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Do you use your head or follow your heart? Self-location predicts personality, emotion, decision making, and performance.

Fetterman, Adam K and Robinson, Michael D (2013) 'Do you use your head or follow your heart? Self-location predicts personality, emotion, decision making, and performance.' Journal of Personality and Social Psychology, 105 (2). pp. 316-334. ISSN 0022-3514

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Abstract

The head is thought to be rational and cold, whereas the heart is thought to be emotional and warm. In 8 studies (total N = 725), we pursued the idea that such body metaphors are widely consequential. Study 1 introduced a novel individual difference variable, one asking people to locate the self in the head or the heart. Irrespective of sex differences, head-locators characterized themselves as rational, logical, and interpersonally cold, whereas heart-locators characterized themselves as emotional, feminine, and interpersonally warm (Studies 1–3). Study 4 showed that head-locators were more accurate in answering general knowledge questions and had higher grade point averages, and Study 5 showed that heart-locators were more likely to favor emotional over rational considerations in moral decision making. Study 6 linked self-locations to reactivity phenomena in daily life—for example, heart-locators experienced greater negative emotion on high stressor days. In Study 7, we manipulated attention to the head versus the heart and found that head-pointing facilitated intellectual performance, whereas heart-pointing led to emotional decision making. Study 8 replicated Study 3’s findings with a nearly year-long delay between the self-location and outcome measures. The findings converge on the importance of head–heart metaphors for understanding individual differences in cognition, emotion, and performance.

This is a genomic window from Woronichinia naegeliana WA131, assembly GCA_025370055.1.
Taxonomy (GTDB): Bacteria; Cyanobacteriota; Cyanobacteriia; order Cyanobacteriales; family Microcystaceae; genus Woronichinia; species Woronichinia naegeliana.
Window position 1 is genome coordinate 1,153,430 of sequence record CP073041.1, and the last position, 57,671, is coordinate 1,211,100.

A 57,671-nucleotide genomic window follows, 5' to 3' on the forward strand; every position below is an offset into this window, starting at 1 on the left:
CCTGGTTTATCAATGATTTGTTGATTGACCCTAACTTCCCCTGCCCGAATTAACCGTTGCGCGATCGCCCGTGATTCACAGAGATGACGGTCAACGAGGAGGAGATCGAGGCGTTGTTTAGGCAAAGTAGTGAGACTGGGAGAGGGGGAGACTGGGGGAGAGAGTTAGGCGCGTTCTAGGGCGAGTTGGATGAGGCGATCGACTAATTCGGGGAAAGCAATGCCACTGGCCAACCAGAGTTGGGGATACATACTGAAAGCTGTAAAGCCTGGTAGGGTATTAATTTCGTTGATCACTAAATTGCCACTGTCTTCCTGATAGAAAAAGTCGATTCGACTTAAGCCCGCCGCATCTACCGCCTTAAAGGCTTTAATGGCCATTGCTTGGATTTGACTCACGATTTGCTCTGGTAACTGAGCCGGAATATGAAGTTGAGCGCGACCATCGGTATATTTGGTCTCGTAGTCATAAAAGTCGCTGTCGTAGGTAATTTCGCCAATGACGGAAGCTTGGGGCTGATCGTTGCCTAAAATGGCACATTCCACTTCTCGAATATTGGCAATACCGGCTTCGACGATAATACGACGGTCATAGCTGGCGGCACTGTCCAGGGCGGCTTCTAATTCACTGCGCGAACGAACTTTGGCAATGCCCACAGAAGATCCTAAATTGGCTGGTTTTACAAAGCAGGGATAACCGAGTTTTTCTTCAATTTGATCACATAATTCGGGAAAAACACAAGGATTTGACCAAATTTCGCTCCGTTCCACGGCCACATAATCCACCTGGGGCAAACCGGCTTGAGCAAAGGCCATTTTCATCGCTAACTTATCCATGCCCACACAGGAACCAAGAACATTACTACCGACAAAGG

Item Type: Article
Subjects: B Philosophy. Psychology. Religion > BF Psychology
Divisions: Faculty of Science and Health > Psychology, Department of
Depositing User: Jim Jamieson
Date Deposited: 17 Dec 2015 10:58
Last Modified: 17 Dec 2015 10:58
URI: http://repository.essex.ac.uk/id/eprint/15659

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